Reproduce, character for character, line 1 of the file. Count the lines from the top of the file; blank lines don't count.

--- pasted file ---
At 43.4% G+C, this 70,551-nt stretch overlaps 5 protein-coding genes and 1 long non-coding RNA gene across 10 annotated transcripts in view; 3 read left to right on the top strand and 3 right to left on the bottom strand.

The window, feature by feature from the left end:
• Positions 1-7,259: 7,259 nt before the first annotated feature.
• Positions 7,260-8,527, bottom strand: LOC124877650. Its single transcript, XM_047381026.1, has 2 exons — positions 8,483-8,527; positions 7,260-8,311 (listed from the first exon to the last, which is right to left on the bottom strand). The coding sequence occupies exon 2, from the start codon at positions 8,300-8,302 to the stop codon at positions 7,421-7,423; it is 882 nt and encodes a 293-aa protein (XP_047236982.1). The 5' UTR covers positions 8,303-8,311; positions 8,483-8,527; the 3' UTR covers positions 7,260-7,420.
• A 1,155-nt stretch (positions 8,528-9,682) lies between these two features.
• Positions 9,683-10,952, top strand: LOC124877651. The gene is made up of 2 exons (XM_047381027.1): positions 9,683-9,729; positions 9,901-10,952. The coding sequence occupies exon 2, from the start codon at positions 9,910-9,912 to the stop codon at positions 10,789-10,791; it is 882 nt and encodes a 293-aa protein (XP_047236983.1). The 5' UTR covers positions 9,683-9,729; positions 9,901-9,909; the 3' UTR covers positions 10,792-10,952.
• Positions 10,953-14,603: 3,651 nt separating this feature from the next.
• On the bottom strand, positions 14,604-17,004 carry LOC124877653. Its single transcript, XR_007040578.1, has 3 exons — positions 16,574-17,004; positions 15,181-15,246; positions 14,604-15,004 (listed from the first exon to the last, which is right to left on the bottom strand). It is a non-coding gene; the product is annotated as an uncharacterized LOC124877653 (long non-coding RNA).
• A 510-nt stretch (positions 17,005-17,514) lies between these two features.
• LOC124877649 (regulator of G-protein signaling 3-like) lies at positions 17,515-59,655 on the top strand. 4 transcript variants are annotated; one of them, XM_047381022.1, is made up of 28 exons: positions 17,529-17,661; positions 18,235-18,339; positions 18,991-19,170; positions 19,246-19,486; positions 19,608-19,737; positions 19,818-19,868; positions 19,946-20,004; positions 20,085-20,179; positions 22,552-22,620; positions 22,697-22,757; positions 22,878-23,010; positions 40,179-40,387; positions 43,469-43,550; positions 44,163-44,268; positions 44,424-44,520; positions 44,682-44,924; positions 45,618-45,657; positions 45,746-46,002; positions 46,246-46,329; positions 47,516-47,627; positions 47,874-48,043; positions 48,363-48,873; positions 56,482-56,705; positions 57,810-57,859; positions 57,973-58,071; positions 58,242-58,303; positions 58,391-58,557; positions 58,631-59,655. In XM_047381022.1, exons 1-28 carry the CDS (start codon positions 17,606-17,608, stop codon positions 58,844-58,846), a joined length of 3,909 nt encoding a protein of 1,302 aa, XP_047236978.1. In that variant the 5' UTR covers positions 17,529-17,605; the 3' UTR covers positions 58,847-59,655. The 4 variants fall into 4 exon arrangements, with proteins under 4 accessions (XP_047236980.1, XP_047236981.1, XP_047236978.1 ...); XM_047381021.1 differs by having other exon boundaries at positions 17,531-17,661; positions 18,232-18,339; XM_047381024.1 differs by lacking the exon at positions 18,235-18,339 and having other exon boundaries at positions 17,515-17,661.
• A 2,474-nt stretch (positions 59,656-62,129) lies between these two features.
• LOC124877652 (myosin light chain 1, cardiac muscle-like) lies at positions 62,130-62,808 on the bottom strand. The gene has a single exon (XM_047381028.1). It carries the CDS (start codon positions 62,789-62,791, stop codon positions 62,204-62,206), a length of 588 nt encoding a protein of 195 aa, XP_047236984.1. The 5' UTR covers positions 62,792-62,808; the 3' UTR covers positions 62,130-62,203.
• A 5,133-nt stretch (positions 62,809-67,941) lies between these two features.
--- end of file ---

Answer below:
At 43.4% G+C, this 70,551-nt stretch overlaps 5 protein-coding genes and 1 long non-coding RNA gene across 10 annotated transcripts in view; 3 read left to right on the top strand and 3 right to left on the bottom strand.